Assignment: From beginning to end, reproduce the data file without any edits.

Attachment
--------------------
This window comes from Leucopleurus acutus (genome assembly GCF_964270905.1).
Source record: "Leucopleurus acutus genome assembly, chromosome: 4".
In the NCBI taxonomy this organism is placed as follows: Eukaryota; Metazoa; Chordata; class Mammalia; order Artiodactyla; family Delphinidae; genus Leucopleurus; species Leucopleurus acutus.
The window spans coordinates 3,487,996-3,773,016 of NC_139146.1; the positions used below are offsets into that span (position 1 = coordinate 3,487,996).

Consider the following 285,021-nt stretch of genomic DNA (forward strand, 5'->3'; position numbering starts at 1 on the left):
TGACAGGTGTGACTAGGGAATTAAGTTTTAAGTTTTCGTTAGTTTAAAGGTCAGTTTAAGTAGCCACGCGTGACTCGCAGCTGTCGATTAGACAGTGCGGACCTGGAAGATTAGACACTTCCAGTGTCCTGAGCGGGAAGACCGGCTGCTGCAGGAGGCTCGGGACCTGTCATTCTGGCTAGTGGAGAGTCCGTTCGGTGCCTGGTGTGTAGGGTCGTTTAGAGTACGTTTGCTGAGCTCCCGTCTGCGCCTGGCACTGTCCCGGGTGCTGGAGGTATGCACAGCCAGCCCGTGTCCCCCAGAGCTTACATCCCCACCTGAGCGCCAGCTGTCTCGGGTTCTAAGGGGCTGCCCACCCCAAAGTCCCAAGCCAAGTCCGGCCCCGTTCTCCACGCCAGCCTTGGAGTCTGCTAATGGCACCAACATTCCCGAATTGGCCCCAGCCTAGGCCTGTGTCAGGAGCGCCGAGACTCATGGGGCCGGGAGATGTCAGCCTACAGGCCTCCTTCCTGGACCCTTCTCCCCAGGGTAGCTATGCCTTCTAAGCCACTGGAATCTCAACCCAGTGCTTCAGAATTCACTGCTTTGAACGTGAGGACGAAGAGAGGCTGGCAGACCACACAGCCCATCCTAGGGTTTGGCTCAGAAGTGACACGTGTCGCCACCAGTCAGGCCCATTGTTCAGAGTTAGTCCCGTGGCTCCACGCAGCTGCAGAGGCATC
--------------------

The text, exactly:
This window comes from Leucopleurus acutus (genome assembly GCF_964270905.1).
Source record: "Leucopleurus acutus genome assembly, chromosome: 4".
In the NCBI taxonomy this organism is placed as follows: Eukaryota; Metazoa; Chordata; class Mammalia; order Artiodactyla; family Delphinidae; genus Leucopleurus; species Leucopleurus acutus.
The window spans coordinates 3,487,996-3,773,016 of NC_139146.1; the positions used below are offsets into that span (position 1 = coordinate 3,487,996).

Consider the following 285,021-nt stretch of genomic DNA (forward strand, 5'->3'; position numbering starts at 1 on the left):
TGACAGGTGTGACTAGGGAATTAAGTTTTAAGTTTTCGTTAGTTTAAAGGTCAGTTTAAGTAGCCACGCGTGACTCGCAGCTGTCGATTAGACAGTGCGGACCTGGAAGATTAGACACTTCCAGTGTCCTGAGCGGGAAGACCGGCTGCTGCAGGAGGCTCGGGACCTGTCATTCTGGCTAGTGGAGAGTCCGTTCGGTGCCTGGTGTGTAGGGTCGTTTAGAGTACGTTTGCTGAGCTCCCGTCTGCGCCTGGCACTGTCCCGGGTGCTGGAGGTATGCACAGCCAGCCCGTGTCCCCCAGAGCTTACATCCCCACCTGAGCGCCAGCTGTCTCGGGTTCTAAGGGGCTGCCCACCCCAAAGTCCCAAGCCAAGTCCGGCCCCGTTCTCCACGCCAGCCTTGGAGTCTGCTAATGGCACCAACATTCCCGAATTGGCCCCAGCCTAGGCCTGTGTCAGGAGCGCCGAGACTCATGGGGCCGGGAGATGTCAGCCTACAGGCCTCCTTCCTGGACCCTTCTCCCCAGGGTAGCTATGCCTTCTAAGCCACTGGAATCTCAACCCAGTGCTTCAGAATTCACTGCTTTGAACGTGAGGACGAAGAGAGGCTGGCAGACCACACAGCCCATCCTAGGGTTTGGCTCAGAAGTGACACGTGTCGCCACCAGTCAGGCCCATTGTTCAGAGTTAGTCCCGTGGCTCCACGCAGCTGCAGAGGCATC